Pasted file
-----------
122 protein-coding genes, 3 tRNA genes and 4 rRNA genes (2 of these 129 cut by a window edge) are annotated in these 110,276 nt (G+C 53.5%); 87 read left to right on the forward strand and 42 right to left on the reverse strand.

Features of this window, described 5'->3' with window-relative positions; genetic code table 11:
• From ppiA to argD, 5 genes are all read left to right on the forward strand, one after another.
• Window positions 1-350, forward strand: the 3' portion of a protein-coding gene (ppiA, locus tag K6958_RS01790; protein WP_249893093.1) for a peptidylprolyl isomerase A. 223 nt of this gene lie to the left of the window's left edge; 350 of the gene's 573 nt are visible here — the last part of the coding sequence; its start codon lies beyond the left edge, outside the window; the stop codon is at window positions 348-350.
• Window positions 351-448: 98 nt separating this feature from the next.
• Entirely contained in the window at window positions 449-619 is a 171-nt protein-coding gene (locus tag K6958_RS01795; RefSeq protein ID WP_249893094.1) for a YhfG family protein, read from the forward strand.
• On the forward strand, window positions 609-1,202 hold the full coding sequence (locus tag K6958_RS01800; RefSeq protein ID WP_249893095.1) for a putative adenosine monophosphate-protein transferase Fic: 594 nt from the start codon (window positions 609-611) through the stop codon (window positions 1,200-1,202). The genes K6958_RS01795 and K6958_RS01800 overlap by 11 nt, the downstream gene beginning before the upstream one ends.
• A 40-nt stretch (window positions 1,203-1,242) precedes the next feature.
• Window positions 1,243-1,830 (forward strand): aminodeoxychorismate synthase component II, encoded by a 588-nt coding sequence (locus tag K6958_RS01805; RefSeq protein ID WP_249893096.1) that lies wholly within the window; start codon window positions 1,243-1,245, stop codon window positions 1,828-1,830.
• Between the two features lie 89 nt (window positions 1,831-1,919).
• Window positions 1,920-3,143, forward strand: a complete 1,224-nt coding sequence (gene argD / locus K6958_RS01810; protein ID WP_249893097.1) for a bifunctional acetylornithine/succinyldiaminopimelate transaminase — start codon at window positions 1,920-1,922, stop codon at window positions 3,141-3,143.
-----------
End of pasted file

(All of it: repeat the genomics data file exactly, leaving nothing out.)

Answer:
122 protein-coding genes, 3 tRNA genes and 4 rRNA genes (2 of these 129 cut by a window edge) are annotated in these 110,276 nt (G+C 53.5%); 87 read left to right on the forward strand and 42 right to left on the reverse strand.

Features of this window, described 5'->3' with window-relative positions; genetic code table 11:
• From ppiA to argD, 5 genes are all read left to right on the forward strand, one after another.
• Window positions 1-350, forward strand: the 3' portion of a protein-coding gene (ppiA, locus tag K6958_RS01790; protein WP_249893093.1) for a peptidylprolyl isomerase A. 223 nt of this gene lie to the left of the window's left edge; 350 of the gene's 573 nt are visible here — the last part of the coding sequence; its start codon lies beyond the left edge, outside the window; the stop codon is at window positions 348-350.
• Window positions 351-448: 98 nt separating this feature from the next.
• Entirely contained in the window at window positions 449-619 is a 171-nt protein-coding gene (locus tag K6958_RS01795; RefSeq protein ID WP_249893094.1) for a YhfG family protein, read from the forward strand.
• On the forward strand, window positions 609-1,202 hold the full coding sequence (locus tag K6958_RS01800; RefSeq protein ID WP_249893095.1) for a putative adenosine monophosphate-protein transferase Fic: 594 nt from the start codon (window positions 609-611) through the stop codon (window positions 1,200-1,202). The genes K6958_RS01795 and K6958_RS01800 overlap by 11 nt, the downstream gene beginning before the upstream one ends.
• A 40-nt stretch (window positions 1,203-1,242) precedes the next feature.
• Window positions 1,243-1,830 (forward strand): aminodeoxychorismate synthase component II, encoded by a 588-nt coding sequence (locus tag K6958_RS01805; RefSeq protein ID WP_249893096.1) that lies wholly within the window; start codon window positions 1,243-1,245, stop codon window positions 1,828-1,830.
• Between the two features lie 89 nt (window positions 1,831-1,919).
• Window positions 1,920-3,143, forward strand: a complete 1,224-nt coding sequence (gene argD / locus K6958_RS01810; protein ID WP_249893097.1) for a bifunctional acetylornithine/succinyldiaminopimelate transaminase — start codon at window positions 1,920-1,922, stop codon at window positions 3,141-3,143.